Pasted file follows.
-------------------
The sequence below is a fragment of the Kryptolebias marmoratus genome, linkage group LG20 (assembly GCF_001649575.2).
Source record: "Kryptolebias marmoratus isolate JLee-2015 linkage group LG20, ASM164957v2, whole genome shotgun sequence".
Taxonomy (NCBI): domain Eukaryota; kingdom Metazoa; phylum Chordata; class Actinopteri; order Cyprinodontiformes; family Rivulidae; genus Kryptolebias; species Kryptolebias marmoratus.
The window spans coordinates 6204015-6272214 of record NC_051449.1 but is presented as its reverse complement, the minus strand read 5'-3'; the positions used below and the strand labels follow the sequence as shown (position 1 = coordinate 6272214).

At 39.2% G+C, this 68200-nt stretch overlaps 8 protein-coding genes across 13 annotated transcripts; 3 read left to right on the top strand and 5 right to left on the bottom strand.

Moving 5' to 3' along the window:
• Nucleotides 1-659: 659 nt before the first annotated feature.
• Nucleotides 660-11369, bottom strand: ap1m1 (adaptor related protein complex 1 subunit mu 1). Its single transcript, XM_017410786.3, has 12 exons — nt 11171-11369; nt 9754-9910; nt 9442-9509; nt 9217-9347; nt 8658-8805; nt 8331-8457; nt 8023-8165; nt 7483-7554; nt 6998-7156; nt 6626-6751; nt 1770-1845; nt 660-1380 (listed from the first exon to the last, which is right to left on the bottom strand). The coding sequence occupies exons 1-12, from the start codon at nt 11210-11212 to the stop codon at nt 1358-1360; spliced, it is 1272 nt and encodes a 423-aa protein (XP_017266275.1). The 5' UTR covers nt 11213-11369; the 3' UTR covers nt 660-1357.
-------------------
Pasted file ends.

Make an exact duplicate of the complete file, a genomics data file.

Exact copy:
The sequence below is a fragment of the Kryptolebias marmoratus genome, linkage group LG20 (assembly GCF_001649575.2).
Source record: "Kryptolebias marmoratus isolate JLee-2015 linkage group LG20, ASM164957v2, whole genome shotgun sequence".
Taxonomy (NCBI): domain Eukaryota; kingdom Metazoa; phylum Chordata; class Actinopteri; order Cyprinodontiformes; family Rivulidae; genus Kryptolebias; species Kryptolebias marmoratus.
The window spans coordinates 6204015-6272214 of record NC_051449.1 but is presented as its reverse complement, the minus strand read 5'-3'; the positions used below and the strand labels follow the sequence as shown (position 1 = coordinate 6272214).

At 39.2% G+C, this 68200-nt stretch overlaps 8 protein-coding genes across 13 annotated transcripts; 3 read left to right on the top strand and 5 right to left on the bottom strand.

Moving 5' to 3' along the window:
• Nucleotides 1-659: 659 nt before the first annotated feature.
• Nucleotides 660-11369, bottom strand: ap1m1 (adaptor related protein complex 1 subunit mu 1). Its single transcript, XM_017410786.3, has 12 exons — nt 11171-11369; nt 9754-9910; nt 9442-9509; nt 9217-9347; nt 8658-8805; nt 8331-8457; nt 8023-8165; nt 7483-7554; nt 6998-7156; nt 6626-6751; nt 1770-1845; nt 660-1380 (listed from the first exon to the last, which is right to left on the bottom strand). The coding sequence occupies exons 1-12, from the start codon at nt 11210-11212 to the stop codon at nt 1358-1360; spliced, it is 1272 nt and encodes a 423-aa protein (XP_017266275.1). The 5' UTR covers nt 11213-11369; the 3' UTR covers nt 660-1357.